Reflections on Asexuality and Penile Plesythmegraphy
One line of research that has been proposed regarding asexuals is vaginal and penile plesythmegraphy. A study of this sort including asexual women is already underway, and this article does not address that topic. Rather, I write specifically about research on biological males, and I argue that attempting this research at the present time is unlikely to be a fruitful line of research. Most of the arguments presented are applicable to biological males and have little bearing of the currently underway research on females.
2. Sampling problems
There are two basic problems with sampling that would be serious issues for penile plethysmographic (phallometric) research on asexuals. The first is rather basic and may be possible to overcome in the future: finding enough subjects for the study. These studies require that subjects be physically present to participate. Since one of the biggest challenges that asexuality faces as a movement is the fact that people do not even know it exists, this—among other reasons—has created problems for organizing real life asexual communities. Even in major cities, it is still often difficult to have enough active members for regular meet-ups. As visibility increases, this is likely to become less of a problem, but my expectation is that it will be several years—possibly a decade or two before the situation changes enough to enable researchers to find enough subjects, even if testing were done in multiple cities. Additionally, Bogaert (2004) found that more females than males are asexual, and this trend has also been observed in the asexual community.
The second problem may be insurmountable and is a problem with genital plethysmographic research in general: volunteering is non-random and involves a considerable amount of self-selection. The question is whether the self-selection biases the sample with respect to any variable under consideration in the experiment. One thing that has been noted in the asexual community is that there is considerable diversity with respect to sexually explicit materials. Some asexuals find them arousing and use them. Others have no interest (and some have tried and found them boring.) Also, some asexuals find erotic materials unpleasant to view. To what extent this does or does not mirror the general population (and in what proportions) is unclear. This problem would likely cause a good number of asexuals who would not be aroused by the sexually explicit materials to not volunteer, biasing the sample towards asexuals who like, or are at least more comfortable with, sexually explicit materials
3. Methodological Problems
Even if it were possible to eliminate the problems referred to above, there are serious methodological issues that, from what I have read of the penile literature on penile plesythmegraphy, have not been addressed adequately to date. Kuban et al. (1999) recommends removing from the data set the “low responders ” who do not measure an increase of at least 2.5mm increase in penile circumference (approximately 10% of full erection). In that study, 16 of 42 participants (approximately 38%) were removed from the data set for this reason. Following similar procedure, Chivers et al. (2004) removed from their sample all men who did not have at least a 2mm change, resulting in the removal 23 of 69 (33%) of the men. The justification for this move is that the equipment is not sensitive enough to reliably provide measurements in those cases. However, no theoretical explanation is given for why these people are low-responders or what implications this may have on the interpretation of the data. Because a large portion of subjects are simply removed from the data, the results of the studies cannot be extended to the non-responders with any scientific validity. Consequently, phallometry cannot be considered a reliable instrument for about a third of the males that volunteer for such experiments and likely a larger portion of the general population.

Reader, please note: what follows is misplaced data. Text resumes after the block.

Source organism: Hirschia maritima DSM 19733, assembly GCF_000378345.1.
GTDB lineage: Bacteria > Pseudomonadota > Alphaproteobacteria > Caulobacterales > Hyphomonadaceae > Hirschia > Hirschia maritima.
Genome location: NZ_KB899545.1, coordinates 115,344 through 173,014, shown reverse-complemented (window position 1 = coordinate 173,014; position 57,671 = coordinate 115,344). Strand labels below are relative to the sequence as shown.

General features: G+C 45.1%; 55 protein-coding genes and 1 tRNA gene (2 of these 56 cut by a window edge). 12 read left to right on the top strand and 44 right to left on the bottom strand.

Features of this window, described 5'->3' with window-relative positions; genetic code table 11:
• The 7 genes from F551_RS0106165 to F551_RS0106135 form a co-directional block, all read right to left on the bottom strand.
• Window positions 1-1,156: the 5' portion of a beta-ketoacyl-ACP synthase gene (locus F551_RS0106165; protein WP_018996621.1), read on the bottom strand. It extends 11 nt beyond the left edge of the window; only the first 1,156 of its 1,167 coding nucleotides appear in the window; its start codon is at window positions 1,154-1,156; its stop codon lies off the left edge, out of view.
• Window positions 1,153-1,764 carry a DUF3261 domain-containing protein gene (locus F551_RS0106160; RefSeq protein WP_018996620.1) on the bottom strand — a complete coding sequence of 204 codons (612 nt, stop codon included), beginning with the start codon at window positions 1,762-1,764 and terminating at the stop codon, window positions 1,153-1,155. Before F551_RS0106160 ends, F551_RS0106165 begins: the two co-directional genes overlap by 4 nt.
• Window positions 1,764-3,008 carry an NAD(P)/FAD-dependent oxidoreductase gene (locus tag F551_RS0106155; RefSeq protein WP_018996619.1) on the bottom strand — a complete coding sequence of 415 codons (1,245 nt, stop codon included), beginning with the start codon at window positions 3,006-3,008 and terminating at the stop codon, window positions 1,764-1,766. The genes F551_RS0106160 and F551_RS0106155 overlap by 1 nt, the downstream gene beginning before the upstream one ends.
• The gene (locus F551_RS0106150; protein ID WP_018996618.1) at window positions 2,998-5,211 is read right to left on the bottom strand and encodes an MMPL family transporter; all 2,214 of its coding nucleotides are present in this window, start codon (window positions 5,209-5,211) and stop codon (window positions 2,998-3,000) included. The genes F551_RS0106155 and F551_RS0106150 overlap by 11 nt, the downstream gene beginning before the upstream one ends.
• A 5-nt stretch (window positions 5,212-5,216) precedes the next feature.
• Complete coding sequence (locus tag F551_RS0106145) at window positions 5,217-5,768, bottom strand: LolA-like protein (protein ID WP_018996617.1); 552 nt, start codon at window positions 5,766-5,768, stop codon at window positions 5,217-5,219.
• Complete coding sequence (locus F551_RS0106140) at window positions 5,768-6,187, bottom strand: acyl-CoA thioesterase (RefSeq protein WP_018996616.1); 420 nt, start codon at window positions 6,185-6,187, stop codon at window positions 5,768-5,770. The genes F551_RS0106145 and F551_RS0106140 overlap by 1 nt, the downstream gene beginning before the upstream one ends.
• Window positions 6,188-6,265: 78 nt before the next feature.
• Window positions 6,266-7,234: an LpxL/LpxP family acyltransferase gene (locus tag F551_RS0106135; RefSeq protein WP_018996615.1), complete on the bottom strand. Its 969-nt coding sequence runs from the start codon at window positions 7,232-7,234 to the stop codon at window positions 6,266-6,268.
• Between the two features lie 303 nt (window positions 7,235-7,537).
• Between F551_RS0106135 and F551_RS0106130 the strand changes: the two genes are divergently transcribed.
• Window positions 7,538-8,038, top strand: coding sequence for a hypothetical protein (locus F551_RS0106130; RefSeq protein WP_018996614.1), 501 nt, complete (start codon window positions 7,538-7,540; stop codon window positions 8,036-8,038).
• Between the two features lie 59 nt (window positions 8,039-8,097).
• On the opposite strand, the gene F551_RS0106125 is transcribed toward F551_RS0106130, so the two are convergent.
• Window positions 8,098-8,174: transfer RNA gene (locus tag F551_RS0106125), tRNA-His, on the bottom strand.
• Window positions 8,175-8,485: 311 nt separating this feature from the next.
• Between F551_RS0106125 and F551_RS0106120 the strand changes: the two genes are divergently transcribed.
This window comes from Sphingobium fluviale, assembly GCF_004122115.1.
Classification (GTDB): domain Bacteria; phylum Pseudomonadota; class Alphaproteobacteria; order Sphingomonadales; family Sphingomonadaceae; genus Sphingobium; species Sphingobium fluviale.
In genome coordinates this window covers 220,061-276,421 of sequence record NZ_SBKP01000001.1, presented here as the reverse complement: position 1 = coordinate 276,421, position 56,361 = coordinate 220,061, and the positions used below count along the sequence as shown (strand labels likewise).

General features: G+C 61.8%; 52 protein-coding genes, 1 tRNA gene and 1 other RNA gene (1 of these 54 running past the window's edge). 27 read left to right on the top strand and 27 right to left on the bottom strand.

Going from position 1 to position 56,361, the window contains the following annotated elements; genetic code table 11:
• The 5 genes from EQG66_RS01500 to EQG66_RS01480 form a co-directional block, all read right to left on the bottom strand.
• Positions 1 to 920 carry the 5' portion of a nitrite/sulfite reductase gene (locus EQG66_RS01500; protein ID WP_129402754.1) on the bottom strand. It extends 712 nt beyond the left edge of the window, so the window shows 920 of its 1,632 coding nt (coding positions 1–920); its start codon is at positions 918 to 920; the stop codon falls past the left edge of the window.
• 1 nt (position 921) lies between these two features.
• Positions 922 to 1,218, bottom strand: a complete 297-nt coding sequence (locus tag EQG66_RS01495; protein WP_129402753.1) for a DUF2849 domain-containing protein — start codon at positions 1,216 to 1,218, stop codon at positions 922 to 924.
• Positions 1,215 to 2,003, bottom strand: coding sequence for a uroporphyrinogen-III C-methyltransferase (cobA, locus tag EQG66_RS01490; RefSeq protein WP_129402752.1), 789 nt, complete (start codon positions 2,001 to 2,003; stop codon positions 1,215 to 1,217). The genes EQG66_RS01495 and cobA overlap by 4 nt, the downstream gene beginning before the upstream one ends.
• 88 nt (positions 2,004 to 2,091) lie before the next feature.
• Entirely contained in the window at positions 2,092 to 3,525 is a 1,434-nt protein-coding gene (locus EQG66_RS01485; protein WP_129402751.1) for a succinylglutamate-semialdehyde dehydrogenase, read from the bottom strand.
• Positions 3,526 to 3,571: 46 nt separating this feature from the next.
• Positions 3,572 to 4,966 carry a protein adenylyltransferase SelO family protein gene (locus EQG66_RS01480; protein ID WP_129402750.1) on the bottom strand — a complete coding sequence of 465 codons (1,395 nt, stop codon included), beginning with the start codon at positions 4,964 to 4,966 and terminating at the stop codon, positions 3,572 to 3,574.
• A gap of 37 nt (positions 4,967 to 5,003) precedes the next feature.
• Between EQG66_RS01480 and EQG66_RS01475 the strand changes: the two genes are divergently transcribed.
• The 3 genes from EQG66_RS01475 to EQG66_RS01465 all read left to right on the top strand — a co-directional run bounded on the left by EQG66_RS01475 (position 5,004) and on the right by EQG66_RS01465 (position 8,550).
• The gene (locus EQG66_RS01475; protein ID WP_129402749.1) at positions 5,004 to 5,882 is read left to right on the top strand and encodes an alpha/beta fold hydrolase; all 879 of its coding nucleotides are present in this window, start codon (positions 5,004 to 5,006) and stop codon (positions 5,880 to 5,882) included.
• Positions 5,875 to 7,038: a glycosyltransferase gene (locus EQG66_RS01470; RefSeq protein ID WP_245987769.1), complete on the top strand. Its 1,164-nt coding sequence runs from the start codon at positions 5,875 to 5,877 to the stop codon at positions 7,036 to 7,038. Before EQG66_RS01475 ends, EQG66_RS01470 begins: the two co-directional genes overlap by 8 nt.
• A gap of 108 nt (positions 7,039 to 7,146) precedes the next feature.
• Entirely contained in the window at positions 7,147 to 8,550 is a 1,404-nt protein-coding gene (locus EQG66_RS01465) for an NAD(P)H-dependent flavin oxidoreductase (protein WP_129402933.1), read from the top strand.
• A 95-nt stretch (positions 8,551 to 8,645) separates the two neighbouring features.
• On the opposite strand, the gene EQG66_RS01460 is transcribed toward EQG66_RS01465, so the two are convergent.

This problem becomes acute if attempting to study male asexuals with such a device. Suppose that some asexual male is not at all aroused by sexually explicit materials on account of his asexuality. If it is considered a perfectly normal practice to throw out non-responders, a non-response would not be interpreted as sign of asexuality. On the other hand, if some asexual male were to experience sexual arousal on account of sexually explicit materials, on the assumption that phallometry is capable of measuring sexual orientation—males are sexually oriented towards that which arouses them the most—I am afraid that this would somehow be used to delegitimate his asexuality. In fact, phallometry has been used to do precisely this by Rieger et al. (2005) in a study that attempted to “prove” that there is no such thing as genuine bisexuality among males. It is this catch-22 that worries me about similar methodology being used to study asexuality. It is conceivable that asexuals would be much less likely than the general population to be nonresponders. However, to detect this, either the effect would have to be incredibly robust or a rather large sample would be needed—much larger, in fact, that is likely to be possible in the near future.
Before phallometry is used to study asexuality, I think that two things need to be better understood. First, why is there such a high percent of people who are non-responders? If the people in the experiment were brought in on another day, would the same people be non-responders? Is it because they are not aroused by the particular situations and/or people in the video? Simply put, a way of accounting for nonresponders would have to be established in order to allow for the possibility that asexual nonresponders and sexual nonresponders might in fact be different and might have little or no erectile response for different reasons (or different sexual nonresponders may be nonresponders for different reasons from other sexuals.)